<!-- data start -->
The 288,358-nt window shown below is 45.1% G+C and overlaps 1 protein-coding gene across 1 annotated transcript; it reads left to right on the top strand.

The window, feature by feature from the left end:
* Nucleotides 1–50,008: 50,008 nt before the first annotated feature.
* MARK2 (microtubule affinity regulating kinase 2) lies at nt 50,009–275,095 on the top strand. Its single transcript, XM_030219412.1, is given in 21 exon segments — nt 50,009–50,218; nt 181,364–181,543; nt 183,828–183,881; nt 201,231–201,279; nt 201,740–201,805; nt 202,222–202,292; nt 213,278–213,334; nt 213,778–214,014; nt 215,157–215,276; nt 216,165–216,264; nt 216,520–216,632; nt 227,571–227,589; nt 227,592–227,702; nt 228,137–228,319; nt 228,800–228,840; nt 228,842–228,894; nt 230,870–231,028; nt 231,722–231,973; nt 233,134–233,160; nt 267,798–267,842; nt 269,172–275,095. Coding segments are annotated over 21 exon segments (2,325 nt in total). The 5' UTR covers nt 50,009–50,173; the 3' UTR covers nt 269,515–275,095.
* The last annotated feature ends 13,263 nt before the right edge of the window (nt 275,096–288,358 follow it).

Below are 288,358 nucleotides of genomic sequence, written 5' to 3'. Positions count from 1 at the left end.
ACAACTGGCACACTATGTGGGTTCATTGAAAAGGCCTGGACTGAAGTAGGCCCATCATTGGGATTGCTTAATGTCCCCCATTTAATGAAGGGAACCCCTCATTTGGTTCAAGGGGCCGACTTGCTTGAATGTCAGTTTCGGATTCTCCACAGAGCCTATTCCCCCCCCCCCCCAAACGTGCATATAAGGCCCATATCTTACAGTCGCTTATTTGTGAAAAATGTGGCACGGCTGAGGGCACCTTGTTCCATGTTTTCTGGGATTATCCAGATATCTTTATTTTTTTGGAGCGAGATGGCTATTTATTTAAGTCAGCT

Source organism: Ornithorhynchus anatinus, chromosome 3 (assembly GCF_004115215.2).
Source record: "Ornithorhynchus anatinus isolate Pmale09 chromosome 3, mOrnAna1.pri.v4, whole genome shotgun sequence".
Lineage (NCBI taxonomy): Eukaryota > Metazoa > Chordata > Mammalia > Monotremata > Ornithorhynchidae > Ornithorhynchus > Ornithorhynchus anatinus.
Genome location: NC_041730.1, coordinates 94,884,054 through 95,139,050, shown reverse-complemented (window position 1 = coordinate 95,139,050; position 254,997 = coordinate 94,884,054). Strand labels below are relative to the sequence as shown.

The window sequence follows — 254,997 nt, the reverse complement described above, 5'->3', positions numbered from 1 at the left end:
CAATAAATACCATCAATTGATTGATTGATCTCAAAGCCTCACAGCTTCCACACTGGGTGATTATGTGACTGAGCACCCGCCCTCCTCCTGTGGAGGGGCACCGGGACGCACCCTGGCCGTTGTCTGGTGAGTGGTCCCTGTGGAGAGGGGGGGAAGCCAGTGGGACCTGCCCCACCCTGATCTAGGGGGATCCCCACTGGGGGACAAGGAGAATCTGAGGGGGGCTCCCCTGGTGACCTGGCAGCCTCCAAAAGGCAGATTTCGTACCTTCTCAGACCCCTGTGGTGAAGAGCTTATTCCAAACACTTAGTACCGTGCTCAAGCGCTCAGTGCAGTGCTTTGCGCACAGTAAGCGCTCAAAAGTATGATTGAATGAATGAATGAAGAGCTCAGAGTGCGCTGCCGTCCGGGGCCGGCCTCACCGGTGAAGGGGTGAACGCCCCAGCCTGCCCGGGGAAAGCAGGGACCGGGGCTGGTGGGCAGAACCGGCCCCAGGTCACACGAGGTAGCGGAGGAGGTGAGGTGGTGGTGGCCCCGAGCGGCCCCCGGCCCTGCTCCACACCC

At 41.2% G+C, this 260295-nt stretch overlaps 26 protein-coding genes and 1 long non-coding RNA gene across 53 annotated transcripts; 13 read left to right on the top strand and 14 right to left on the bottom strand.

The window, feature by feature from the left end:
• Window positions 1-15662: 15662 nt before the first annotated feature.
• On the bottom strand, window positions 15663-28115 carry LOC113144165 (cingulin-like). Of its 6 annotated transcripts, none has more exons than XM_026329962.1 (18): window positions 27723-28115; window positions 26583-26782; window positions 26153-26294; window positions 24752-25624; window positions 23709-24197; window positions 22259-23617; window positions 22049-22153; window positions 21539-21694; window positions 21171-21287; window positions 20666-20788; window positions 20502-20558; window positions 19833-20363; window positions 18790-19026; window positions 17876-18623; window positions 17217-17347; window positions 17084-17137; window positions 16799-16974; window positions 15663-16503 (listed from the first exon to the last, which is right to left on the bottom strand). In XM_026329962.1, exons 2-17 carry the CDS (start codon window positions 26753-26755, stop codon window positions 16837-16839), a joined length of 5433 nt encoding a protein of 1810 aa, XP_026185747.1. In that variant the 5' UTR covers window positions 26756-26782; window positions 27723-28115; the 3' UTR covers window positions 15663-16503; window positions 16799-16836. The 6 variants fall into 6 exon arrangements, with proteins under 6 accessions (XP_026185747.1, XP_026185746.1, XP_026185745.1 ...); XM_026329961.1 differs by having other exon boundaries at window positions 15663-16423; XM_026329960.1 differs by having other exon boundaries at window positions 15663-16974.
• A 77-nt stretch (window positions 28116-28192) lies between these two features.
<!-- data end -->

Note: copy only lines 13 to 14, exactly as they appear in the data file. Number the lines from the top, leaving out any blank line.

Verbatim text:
CAATAAATACCATCAATTGATTGATTGATCTCAAAGCCTCACAGCTTCCACACTGGGTGATTATGTGACTGAGCACCCGCCCTCCTCCTGTGGAGGGGCACCGGGACGCACCCTGGCCGTTGTCTGGTGAGTGGTCCCTGTGGAGAGGGGGGGAAGCCAGTGGGACCTGCCCCACCCTGATCTAGGGGGATCCCCACTGGGGGACAAGGAGAATCTGAGGGGGGCTCCCCTGGTGACCTGGCAGCCTCCAAAAGGCAGATTTCGTACCTTCTCAGACCCCTGTGGTGAAGAGCTTATTCCAAACACTTAGTACCGTGCTCAAGCGCTCAGTGCAGTGCTTTGCGCACAGTAAGCGCTCAAAAGTATGATTGAATGAATGAATGAAGAGCTCAGAGTGCGCTGCCGTCCGGGGCCGGCCTCACCGGTGAAGGGGTGAACGCCCCAGCCTGCCCGGGGAAAGCAGGGACCGGGGCTGGTGGGCAGAACCGGCCCCAGGTCACACGAGGTAGCGGAGGAGGTGAGGTGGTGGTGGCCCCGAGCGGCCCCCGGCCCTGCTCCACACCC

At 41.2% G+C, this 260295-nt stretch overlaps 26 protein-coding genes and 1 long non-coding RNA gene across 53 annotated transcripts; 13 read left to right on the top strand and 14 right to left on the bottom strand.